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Court rules privileges for Georgian Orthodox Church unconstitutional

4 July 2018
The Holy Trinity Cathedral in Tbilisi (/graf.ge)

Privileging the Georgian Orthodox Church over other religious groups in tax and state property legislation has been ruled discriminatory and unconstitutional by Georgia’s Constitutional Court. On Tuesday, the court issued rulings on two cases, both filed by religious minority groups against unequal treatment by the state.

Eight religious groups asked the court to review regulations in the tax code that exempted the Georgian Orthodox Church from paying VAT when building, renovating, and painting churches. They argued the policy was discriminatory, as they applied to no other religious groups in Georgia, which they said contradicted their constitutional right to equality.

The Georgian Parliament — the defendant in the case — argued that even though all religious groups are equal, special privileges for the Georgian Orthodox Church are legitimised by the need to protect the country’s cultural heritage and by Article 9 of the Georgian Constitution, which declares the Georgian Orthodox Church to have a ‘special role’ in the country.

The court ruled that the unequal treatment of religious groups was discriminatory and had not been sufficiently justified by the government’s stated goals. They said to resolve the issue, the tax benefits should either be abolished entirely or be provided equally to all religious groups.

The eight religious groups also addressed the Constitutional Court regarding the Georgian state property law, which allows the Georgian Orthodox Church to be granted ownership of state property free of charge. Other religious groups in the country can only be granted the right to use state property.

The Georgian Parliament argued the legislation was intended to contribute to the ‘special relationship’ between the state and the Georgian Orthodox Church.

The court ruled that ‘recognition of the special role of the Orthodox Church does not mean it should be privileged’, therefore its privilege should either be abolished or applied equally to everyone.

Both of the laws ruled unconstitutional will be officially abolished on 31 December, as lawmakers decide how to amend them.

Giorgi Noniashvili, a lawyer at the Tolerance and Diversity Institute (TDI), one of the organisations representing the religious groups in court, told OC Media that lawmakers will eventually have to extend the rights in question to all religious groups. ‘It is unlikely that Parliament is ready to abolish the services and rights they have given to the Orthodox Church’.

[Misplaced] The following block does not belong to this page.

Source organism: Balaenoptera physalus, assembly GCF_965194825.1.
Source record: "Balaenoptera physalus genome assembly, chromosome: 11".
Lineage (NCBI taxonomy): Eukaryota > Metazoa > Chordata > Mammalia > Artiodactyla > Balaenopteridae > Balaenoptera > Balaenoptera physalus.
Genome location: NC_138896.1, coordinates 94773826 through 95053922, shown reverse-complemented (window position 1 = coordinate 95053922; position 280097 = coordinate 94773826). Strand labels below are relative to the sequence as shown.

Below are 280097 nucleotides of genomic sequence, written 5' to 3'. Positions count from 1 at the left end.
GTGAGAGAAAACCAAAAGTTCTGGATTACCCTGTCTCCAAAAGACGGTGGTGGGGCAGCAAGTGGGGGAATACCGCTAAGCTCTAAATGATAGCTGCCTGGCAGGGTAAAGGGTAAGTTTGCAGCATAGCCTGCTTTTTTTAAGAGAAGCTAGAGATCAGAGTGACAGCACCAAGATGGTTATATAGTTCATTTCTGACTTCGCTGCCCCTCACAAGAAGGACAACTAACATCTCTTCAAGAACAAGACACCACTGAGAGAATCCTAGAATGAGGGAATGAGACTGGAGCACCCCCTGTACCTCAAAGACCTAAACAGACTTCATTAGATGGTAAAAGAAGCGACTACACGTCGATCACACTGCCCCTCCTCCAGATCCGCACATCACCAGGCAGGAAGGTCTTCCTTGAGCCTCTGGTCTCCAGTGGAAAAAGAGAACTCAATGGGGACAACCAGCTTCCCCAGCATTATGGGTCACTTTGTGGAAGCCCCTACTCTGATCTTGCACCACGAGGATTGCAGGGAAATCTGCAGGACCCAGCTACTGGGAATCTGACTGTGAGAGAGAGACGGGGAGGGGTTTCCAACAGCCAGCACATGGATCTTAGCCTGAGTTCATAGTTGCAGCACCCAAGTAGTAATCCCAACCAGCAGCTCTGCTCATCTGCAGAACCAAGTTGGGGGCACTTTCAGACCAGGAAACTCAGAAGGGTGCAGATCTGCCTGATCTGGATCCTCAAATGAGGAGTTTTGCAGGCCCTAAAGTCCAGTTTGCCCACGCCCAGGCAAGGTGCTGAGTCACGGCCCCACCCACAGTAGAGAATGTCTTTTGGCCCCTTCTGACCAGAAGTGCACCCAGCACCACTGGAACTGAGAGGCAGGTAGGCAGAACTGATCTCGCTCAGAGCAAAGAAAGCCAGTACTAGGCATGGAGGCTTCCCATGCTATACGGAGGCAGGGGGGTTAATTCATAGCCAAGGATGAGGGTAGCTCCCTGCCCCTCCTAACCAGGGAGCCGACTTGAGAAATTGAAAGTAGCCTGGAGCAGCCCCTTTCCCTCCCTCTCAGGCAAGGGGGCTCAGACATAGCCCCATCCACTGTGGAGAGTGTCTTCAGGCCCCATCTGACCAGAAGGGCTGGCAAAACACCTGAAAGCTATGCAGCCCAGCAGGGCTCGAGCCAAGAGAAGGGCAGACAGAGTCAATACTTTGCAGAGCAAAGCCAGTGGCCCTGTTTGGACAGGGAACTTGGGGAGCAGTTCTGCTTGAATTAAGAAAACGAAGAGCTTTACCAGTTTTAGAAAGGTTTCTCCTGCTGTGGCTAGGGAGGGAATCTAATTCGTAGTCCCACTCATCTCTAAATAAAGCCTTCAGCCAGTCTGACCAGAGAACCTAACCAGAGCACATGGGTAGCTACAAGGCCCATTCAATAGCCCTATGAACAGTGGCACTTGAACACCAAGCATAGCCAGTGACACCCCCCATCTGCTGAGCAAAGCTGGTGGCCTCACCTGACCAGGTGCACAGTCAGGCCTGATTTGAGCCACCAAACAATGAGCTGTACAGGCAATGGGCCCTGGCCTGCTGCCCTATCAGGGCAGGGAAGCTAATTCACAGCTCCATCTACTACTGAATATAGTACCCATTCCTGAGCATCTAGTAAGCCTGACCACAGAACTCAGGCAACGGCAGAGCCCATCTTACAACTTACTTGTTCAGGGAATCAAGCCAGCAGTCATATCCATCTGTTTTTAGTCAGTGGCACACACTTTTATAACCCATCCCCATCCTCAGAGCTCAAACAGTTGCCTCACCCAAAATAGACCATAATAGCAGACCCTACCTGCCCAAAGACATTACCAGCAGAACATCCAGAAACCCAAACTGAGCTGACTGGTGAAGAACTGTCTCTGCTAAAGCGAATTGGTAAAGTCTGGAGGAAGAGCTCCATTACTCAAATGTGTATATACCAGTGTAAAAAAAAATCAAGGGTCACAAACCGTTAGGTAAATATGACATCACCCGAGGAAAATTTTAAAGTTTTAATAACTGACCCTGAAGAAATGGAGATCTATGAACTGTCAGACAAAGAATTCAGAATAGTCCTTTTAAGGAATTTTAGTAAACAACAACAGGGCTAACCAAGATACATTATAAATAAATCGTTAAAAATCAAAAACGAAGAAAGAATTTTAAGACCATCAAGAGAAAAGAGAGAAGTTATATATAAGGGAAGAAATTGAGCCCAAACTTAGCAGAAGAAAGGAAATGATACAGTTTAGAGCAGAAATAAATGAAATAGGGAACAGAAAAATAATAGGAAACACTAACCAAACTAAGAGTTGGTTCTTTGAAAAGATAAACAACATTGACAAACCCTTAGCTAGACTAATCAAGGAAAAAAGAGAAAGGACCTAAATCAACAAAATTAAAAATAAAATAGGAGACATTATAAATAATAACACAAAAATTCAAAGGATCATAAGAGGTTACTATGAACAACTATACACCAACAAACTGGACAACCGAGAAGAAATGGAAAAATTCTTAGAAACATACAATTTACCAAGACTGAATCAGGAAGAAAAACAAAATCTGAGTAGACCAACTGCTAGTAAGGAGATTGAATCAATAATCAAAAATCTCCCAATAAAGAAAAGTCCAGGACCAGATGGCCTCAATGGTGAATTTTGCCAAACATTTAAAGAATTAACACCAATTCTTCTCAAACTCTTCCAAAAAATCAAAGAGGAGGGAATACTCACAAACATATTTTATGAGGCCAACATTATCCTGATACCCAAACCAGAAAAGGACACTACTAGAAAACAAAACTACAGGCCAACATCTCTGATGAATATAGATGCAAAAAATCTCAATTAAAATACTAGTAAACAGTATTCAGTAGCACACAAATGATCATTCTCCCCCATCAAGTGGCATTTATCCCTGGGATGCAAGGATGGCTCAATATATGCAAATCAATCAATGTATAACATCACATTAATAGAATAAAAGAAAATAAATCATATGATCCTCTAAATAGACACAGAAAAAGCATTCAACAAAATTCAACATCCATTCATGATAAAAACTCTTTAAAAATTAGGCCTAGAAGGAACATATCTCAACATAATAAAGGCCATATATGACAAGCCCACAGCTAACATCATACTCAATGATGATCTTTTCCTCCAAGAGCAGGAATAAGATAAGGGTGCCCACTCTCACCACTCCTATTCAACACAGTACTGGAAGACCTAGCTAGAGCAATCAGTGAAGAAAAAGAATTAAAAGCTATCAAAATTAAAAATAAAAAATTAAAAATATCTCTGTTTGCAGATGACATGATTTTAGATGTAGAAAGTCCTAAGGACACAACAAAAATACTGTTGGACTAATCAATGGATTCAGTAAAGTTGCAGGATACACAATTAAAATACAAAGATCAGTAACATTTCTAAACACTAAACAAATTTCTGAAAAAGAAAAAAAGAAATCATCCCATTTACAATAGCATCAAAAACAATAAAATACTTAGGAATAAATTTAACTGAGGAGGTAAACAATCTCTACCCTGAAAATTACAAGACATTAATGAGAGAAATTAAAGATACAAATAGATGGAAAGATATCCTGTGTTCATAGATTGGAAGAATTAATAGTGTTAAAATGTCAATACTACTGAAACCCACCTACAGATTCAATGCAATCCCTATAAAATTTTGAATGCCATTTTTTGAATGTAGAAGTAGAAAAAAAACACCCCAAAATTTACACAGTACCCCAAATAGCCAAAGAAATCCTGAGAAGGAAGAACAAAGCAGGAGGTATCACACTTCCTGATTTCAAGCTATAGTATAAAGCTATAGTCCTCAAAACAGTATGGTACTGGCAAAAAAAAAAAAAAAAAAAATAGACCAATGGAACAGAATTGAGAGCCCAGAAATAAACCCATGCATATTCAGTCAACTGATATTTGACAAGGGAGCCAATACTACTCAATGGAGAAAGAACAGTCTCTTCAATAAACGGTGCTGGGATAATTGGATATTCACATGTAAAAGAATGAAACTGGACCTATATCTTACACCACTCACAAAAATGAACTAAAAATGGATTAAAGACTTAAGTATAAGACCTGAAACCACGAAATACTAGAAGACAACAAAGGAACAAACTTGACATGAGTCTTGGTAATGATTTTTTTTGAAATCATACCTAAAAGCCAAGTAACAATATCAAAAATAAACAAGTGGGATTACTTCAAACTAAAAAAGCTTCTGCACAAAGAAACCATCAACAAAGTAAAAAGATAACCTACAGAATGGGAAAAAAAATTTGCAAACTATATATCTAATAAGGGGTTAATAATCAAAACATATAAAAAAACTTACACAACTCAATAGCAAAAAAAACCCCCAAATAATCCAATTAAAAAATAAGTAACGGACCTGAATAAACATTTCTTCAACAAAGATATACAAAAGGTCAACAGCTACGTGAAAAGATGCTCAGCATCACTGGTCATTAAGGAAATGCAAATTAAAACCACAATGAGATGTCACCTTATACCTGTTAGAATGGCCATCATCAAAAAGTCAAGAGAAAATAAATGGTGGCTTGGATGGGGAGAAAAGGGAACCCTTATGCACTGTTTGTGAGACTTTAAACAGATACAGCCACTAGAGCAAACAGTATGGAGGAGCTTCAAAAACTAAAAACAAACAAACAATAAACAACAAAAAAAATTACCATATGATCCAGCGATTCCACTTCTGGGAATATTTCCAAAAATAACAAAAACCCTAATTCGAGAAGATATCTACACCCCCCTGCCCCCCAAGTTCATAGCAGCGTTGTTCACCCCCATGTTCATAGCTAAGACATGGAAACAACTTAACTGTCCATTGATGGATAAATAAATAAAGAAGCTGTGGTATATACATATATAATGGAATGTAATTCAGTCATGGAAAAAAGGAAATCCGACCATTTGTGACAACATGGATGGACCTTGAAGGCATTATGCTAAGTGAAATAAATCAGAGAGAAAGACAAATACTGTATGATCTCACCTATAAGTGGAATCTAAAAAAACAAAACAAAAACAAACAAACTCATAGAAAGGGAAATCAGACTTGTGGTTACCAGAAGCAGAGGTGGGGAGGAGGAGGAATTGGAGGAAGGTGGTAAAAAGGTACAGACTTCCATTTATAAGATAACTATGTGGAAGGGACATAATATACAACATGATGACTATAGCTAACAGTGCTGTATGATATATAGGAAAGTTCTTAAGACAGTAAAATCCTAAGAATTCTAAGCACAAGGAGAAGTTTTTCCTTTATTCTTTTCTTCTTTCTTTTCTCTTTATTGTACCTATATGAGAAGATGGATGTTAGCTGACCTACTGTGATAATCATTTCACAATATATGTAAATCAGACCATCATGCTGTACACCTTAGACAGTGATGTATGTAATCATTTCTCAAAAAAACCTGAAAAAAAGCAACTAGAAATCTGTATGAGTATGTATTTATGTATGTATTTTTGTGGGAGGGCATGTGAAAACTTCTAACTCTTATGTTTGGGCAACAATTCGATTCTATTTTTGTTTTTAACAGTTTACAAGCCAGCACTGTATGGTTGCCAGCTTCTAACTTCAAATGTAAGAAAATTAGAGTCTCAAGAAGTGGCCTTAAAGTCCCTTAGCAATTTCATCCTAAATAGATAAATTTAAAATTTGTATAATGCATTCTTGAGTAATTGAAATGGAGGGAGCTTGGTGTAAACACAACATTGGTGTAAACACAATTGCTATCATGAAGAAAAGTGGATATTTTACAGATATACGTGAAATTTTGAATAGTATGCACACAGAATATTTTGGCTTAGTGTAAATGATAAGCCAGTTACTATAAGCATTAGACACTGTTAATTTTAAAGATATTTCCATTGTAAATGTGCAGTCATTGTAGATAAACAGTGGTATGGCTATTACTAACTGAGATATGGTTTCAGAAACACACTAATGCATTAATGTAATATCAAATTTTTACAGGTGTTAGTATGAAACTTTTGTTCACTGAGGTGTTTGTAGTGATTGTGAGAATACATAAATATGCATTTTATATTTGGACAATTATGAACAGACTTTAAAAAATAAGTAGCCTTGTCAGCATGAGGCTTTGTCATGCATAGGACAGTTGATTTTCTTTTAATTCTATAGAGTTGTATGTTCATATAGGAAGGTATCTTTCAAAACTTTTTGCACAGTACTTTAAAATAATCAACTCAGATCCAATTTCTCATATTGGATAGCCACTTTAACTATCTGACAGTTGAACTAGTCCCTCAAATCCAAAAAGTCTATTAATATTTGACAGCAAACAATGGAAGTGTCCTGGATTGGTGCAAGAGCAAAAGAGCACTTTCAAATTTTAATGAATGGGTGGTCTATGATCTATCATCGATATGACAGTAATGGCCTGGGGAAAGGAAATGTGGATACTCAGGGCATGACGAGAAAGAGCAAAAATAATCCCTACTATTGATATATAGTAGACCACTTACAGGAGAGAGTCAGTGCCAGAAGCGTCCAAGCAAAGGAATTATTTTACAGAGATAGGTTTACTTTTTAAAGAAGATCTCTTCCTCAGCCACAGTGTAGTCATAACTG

Despite their victory in the court, Noniashvili said there are other laws disadvantaging minority religious groups. He said they will address the Constitutional Court with two more appeals.

The first would challenge a law exempting only the Georgian Orthodox Church from paying property tax for land not used commercially. The second would challenge the ban on all religious groups, except the Georgian Orthodox Church, from buying state property.

Privileges for the Georgian Orthodox Church

The special status of the Georgian Orthodox Church is guaranteed by a constitutional agreement between the Church and the state. It was established in 2002 and has since been reflected in other laws, which rights groups say give legal grounds for discrimination suits.

A 2017 study by local rights group the Human Rights Education and Monitoring Centre (EMC) said ‘the relations established under a similar type of constitutional agreement have no analogy in other countries’ and ‘signing an agreement between the State and Church is wrong from a legal standpoint as well’.

‘The structural place of the agreement in the system of normative acts and some entries in the document, violate the idea of secularism, equality and the superiority of human rights’, the report said.

In 2016, EMC and TDI released a study of state funding for the Orthodox Church in 2014–2015. State funding is provided as restitution for damage done and assets seized during Soviet rule.

It found that in 2014, the state provided the Orthodox Church ₾32 million ($13 million), and ₾31 million ($12.7 million) in 2015. On top of this, the church received almost a square kilometre of land from the state and 66,000 square metres from the municipalities. In total, in 2015, the Georgian Orthodox Church possessed almost 17 square kilometres of land, ‘six times bigger than the area of Mtskheta’.

‘The state does not evaluate the costs of the real estate they give to the Church, therefore it becomes impossible to count it with relation to the process of restitution of loss caused in the Soviet times’, the research says.

In 2014, the state started funding four other religious groups for restitution. In 2014 it gave ₾1.8 million ($730,000) to them in total, and ₾3.3 million ($1.4 million) in 2015.

The research said the funding practices of the state were discriminatory and ‘based on the exclusive privilege of the Orthodox Church and obviously violate the constitutional principle of separation between religious organisations and the state’.

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